You don’t have to wait until midnight April 30 to apply for a Kentucky elk hunting permit. You can avoid an Internet traffic jam at the deadline by applying sooner than later at www.fw.ky.gov.
This year, Kentucky will issue 10 youth permits and 1,000 general quota hunt permits through a random drawing conducted by the Kentucky Commonwealth Office of Technology. The quota hunt permit number is 105 more than last season and represents an all-time high for the state.
Elk hunts are open to Kentucky residents and those who live outside of the state.
“We have an abundance of elk, with an estimate of more than 10,000 animals in the herd,” said Tina Brunjes, Kentucky’s deer and elk program coordinator. “We also have more private guides than ever before to help people find a place to hunt and to assist with a hunt.”
Because of the possibility of unexpected technical issues – an electrical storm interrupted the state’s ability to process online applications shortly before last year’s deadline – officials advise hunters not to wait until the last minute to apply. All applications must be completed by midnight (Eastern time) on Tuesday, April 30, to meet this year’s deadline.
The Kentucky Department of Fish and Wildlife Resources offers four different permits for elk. These include hunting for a bull or cow elk with either a bow or firearm. Crossbows are allowed under a bow permit. Hunters may apply for up to two permits; the cost is $10 for each application.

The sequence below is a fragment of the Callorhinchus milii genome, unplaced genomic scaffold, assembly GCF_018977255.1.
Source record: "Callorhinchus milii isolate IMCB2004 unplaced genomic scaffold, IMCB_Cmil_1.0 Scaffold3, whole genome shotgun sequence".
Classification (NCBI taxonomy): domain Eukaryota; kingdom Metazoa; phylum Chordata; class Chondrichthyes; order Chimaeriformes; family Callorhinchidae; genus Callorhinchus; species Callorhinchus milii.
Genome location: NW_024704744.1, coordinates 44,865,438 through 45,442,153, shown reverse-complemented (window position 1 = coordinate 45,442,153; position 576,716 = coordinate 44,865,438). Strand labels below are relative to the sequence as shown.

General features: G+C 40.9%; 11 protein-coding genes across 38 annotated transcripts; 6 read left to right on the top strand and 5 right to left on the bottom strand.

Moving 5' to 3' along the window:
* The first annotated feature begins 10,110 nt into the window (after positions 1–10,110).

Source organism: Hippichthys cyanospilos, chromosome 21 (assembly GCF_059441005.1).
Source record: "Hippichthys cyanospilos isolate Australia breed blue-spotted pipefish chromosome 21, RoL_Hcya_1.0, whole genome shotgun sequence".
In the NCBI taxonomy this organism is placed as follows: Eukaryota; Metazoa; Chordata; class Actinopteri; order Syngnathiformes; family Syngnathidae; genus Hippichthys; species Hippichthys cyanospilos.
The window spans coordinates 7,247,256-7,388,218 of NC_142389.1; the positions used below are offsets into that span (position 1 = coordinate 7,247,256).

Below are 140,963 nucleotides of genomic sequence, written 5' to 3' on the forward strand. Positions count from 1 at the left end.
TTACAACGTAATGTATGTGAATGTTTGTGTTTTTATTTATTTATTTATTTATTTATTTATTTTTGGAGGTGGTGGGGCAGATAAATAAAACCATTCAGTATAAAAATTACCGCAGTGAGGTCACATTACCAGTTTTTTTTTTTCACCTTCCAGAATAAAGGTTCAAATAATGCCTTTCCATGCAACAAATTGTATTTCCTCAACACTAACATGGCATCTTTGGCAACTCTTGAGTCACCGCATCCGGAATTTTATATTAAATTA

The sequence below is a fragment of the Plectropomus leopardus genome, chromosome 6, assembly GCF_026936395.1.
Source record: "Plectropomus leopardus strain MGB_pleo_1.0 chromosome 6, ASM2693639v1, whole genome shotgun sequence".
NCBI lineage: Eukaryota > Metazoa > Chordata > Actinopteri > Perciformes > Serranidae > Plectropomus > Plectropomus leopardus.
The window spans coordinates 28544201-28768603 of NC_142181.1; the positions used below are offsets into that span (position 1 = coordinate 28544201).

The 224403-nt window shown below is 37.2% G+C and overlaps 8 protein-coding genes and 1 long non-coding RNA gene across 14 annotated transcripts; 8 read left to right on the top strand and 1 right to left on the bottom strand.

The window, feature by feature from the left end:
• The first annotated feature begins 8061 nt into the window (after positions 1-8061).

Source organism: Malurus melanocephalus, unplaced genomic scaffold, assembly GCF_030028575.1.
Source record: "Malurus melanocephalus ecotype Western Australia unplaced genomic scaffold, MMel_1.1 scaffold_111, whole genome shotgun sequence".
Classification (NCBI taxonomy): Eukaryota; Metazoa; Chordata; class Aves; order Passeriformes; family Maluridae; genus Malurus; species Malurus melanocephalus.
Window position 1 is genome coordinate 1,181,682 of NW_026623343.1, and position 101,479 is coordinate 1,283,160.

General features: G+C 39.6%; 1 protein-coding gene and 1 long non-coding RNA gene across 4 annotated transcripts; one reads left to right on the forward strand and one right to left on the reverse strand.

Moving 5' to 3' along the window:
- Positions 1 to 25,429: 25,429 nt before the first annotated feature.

Kentucky Fish and Wildlife has set a season limit of 250 bulls and 750 cow elk for the general quota hunt. The allotment includes 150 firearms permits for bulls; 460 firearms permits for cow elk; 100 archery/crossbow permits for bulls; and 290 archery/crossbow permits for cow elk. Youth hunters may take a bull or cow elk with their permit.
Last year, a Kentucky resident applying for a bull firearms permit had a 1 in 151 chance of being drawn. Residents who applied for a cow elk archery permit had a 1 in 13 chance of being drawn.
Elk hunters in Kentucky traditionally enjoy a high success rate. Last season, for example, 89 percent of bull firearms hunters were successful. Bull archery/crossbow hunters recorded a 76 percent success rate.
Bull elk firearms seasons are held in October while cow elk firearms season are held in December. A special bull elk archery season begins in the weeks prior to the firearms hunts.
Kentucky’s 4.2 million acre elk zone is divided into five hunting areas. The state has nearly 574,000 acres of public hunting land within the elk zone. Hunters drawn for a quota hunt must apply for a hunting area assignment by July 5.
Hunters can only apply online. Visit the Kentucky Fish and Wildlife website at www.fw.ky.gov for more information. Results of the drawing will be posted online by the end of the day on May 10.
Brunjes notes that Kentucky is an appealing choice to those who want to experience outstanding big game hunting while keeping their expenses down.
“If you live in Kentucky or the eastern United States, it’s a lot less expensive travel wise than going out west,” she said. “If you’re a Kentucky resident, the cost of an elk permit and hunting license is a lot less than a western hunt.”
Image courtesy Kentucky Department of Fish and Wildlife Resources